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  • 301 FW hosts wing's first ever First Term Airmen Course

    When someone raises their right hand to answer the nation’s call, the transition from civilian life to military life can be filled with many unknowns. Whether it’s Active Duty or the Air Force Reserve, the First Term Airmen Course (FTAC) is designed to help share the resources which are available to them when they arrive on their installation. These types of programs happen at Active Duty Air Force installations but, for the first time in the 301st Fighter Wing’s history, the wing hosted an FTAC for 11 of its newest members here from June 14 – 18, 2021.
  • Firefighters: protecting those who defend America

    On October 1, 1994, NAS JRB Fort Worth was established as the first joint base in the country. Currently, the installation is comprised of approximately 40 separate commands which includes 10,000 (Airman, marine, sailor and soldier) Active Duty, Guardsmen, Reservists, and civilian employees. As each team or office completes its respective mission, their total force integration combines into overall national defense strategy accomplishment. One installation unit who plays an essential role to the success of each mission on this base.
  • 101 Critical Days of Summer

    With the heat of the summer months upon us, there are some things we can do to mitigate risks associated with fun in the sun featured in this reminder of the 101 Critical Days of Summer.
  • First sergeant provides full-time Airmen support

    For the first time, the 301st Fighter Wing's Force Support Squadron and Wing Staff Agency now have a dedicated, full-time person in place to handle a variety of potential issues an Airman could face. Master Sgt. Cassandra Hernandez brings her knowledge and experience to the wing and is highlighted in this feature.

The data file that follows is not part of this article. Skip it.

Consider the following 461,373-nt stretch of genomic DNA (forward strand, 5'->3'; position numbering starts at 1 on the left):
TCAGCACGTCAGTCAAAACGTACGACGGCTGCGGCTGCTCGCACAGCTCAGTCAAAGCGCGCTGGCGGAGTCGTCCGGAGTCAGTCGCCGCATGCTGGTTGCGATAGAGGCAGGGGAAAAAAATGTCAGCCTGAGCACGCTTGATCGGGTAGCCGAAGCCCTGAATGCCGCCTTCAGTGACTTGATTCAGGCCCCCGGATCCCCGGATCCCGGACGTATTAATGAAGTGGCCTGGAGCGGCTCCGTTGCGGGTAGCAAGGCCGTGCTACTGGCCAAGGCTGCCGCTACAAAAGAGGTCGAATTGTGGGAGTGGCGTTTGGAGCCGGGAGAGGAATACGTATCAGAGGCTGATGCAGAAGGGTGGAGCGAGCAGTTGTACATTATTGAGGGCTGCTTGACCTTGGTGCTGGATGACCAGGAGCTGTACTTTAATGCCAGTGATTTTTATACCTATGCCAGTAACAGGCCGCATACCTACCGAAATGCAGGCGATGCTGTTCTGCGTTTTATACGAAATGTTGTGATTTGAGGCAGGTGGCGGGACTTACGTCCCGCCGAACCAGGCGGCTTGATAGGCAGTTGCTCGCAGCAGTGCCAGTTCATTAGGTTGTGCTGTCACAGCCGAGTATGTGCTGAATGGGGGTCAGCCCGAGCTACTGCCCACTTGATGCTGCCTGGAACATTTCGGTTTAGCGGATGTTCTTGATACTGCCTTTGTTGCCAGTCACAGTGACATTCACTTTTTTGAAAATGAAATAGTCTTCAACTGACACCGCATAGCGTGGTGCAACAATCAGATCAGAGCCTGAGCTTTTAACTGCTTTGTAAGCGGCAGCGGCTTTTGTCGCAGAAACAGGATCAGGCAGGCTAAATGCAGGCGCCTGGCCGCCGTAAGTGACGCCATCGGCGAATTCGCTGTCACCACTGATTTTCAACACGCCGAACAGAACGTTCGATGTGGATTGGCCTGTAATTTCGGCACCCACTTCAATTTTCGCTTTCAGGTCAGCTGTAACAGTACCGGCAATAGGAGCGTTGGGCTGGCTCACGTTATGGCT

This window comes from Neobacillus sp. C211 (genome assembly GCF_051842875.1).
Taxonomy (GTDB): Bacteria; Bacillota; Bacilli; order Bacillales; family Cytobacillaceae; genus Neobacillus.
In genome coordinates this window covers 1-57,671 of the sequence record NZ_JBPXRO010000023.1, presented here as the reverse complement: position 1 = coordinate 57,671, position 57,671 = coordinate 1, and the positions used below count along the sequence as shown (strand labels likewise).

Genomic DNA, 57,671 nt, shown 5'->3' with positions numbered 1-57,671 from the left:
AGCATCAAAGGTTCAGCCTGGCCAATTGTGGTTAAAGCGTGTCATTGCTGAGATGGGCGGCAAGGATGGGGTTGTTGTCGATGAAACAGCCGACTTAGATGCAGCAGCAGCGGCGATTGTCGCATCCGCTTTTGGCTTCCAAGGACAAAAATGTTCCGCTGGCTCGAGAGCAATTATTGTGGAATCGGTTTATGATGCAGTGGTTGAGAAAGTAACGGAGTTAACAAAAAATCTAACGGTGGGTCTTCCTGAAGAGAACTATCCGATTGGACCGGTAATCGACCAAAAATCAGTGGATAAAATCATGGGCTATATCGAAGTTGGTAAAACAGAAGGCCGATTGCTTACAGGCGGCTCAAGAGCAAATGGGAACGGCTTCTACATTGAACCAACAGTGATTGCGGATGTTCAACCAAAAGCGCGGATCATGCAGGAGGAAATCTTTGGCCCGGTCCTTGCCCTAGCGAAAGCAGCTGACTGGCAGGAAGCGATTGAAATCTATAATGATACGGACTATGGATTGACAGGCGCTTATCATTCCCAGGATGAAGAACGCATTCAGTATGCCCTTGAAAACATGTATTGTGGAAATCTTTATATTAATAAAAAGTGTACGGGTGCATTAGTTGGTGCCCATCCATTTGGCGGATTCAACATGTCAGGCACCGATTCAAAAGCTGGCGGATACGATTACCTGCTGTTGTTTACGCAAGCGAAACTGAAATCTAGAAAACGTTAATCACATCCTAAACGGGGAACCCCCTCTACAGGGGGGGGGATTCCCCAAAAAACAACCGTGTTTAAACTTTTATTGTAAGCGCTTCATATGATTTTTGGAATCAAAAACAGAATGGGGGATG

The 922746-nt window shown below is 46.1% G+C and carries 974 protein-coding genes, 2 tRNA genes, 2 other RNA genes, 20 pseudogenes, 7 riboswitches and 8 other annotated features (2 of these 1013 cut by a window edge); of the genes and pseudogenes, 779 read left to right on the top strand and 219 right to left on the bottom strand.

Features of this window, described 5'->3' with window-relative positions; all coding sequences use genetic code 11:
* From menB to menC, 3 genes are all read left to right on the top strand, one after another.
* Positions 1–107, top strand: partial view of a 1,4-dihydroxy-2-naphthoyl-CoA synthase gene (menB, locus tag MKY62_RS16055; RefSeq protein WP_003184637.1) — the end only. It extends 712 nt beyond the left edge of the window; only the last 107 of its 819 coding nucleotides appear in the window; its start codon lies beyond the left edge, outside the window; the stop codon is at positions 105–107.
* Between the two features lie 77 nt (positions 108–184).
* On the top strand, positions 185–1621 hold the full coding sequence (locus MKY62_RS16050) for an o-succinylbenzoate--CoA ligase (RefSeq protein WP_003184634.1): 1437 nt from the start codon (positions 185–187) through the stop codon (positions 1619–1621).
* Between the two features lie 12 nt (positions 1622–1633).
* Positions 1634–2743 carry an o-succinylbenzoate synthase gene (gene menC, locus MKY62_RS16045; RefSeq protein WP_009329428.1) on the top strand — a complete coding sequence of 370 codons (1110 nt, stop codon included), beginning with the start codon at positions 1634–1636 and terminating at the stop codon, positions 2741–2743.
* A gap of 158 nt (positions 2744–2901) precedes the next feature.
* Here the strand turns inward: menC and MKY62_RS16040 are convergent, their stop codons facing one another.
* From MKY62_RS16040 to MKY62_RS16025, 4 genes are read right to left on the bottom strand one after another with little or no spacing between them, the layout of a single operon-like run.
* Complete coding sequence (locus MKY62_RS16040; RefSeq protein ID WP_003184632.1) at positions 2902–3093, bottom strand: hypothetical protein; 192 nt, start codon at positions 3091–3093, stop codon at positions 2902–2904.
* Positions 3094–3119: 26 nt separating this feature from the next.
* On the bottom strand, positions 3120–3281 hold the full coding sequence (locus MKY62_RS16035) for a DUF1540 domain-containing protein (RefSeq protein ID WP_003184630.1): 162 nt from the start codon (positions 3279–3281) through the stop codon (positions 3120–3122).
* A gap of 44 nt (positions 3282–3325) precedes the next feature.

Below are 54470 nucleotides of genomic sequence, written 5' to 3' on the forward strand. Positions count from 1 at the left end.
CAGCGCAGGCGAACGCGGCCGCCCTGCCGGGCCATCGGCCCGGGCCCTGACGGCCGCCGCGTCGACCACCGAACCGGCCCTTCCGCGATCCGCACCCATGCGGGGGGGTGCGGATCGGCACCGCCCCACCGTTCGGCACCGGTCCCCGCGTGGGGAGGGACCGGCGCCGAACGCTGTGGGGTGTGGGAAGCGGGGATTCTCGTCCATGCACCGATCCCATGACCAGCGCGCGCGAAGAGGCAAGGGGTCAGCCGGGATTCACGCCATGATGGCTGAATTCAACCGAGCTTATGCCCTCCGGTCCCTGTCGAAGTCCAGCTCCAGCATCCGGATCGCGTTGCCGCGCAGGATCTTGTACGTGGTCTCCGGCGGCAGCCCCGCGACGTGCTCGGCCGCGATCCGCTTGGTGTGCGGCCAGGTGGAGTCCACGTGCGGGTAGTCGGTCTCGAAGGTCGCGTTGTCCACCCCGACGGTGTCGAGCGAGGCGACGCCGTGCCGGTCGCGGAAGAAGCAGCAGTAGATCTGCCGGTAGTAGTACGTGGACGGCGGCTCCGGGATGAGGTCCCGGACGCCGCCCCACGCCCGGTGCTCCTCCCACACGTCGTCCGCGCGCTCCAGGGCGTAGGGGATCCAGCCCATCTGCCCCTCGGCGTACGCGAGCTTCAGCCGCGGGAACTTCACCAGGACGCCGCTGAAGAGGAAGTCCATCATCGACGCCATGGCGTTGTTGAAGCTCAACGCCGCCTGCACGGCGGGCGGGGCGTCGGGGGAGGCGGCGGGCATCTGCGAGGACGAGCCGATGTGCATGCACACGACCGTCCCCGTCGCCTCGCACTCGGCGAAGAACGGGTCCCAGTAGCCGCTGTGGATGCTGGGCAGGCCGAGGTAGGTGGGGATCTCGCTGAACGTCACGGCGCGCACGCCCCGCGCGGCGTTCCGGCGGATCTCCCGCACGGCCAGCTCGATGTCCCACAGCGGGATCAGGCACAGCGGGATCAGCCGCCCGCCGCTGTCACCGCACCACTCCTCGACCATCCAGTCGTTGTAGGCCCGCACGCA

• 301 FW base civil engineers build lasting impact every day

    Visitors to U.S. Naval Air Station Joint Reserve Base Fort Worth, Texas, enjoy the various structures, airfields and utilities, but may not give much thought about how they came to be, or what it takes to maintain them. The 301st Fighter Wing Base Civil Engineers are responsible for all Air Force real property maintenance on the base, consisting of about 100 facilities — structure plus a five foot radius. Every day is different for 301 FW BCE as they work in a dynamic joint environment, maintain the wing's current F-16 mission while also preparing for the wing's future F-35A mission.
  • 301 FW Defenders sharpen skills

    The 301st Fighter Wing Security Forces Squadron engage in a field training exercise Saturday afternoon, March 6, 2021, performing walkthroughs of shoot, move, communicate and fire team movements. As the Security Forces Airmen continue to maintain readiness, they have learned to adapt and advance in various austere conditions — including a COVID environment.
  • All about the Airmen

    The 301st Fighter Wing Mission Support Group has the wing’s most dynamic mission set consisting of six squadrons and five civilian departments containing more than 650 Reserve, Active Guard Reserve, and civilian personnel. One Airman, Chief Master Sgt. Richard Walker, 301 FW MSG superintendent plays a vital role to the missions success.
  • Twin brothers continue family’s military legacy

    Military service forges a bond between servicemembers--brothers and sisters in arms. Two of the wing's newest Airmen are bringing a bond of their own into the Air Force Reserve.
  • 301 FW MXG MOC undergoes overhaul, turns new leaf

    The 301st Fighter Wing's Maintenance Operations Center maintains the status of the F-16 Fighting Falcon fleeter and are responsible for providing the number of aircraft available to do any mission. This MXG shop, which is consists of Reserve Citizen and Active Duty Airmen, has recently made some transformations to improve readiness and mission efficacy.
  • Chief Chasteen: 32 years of military service

    After 32 years of service, Chief Master Sgt. Tommy Chasteen, 73d Aerial Port Squadron chief enlisted manager, completed his military journey during his retirement ceremony here on February 6, 2021. Col. Gavin Tade, 10th Air Force Standardization and Evaluation Division chief, presided over the ceremony.
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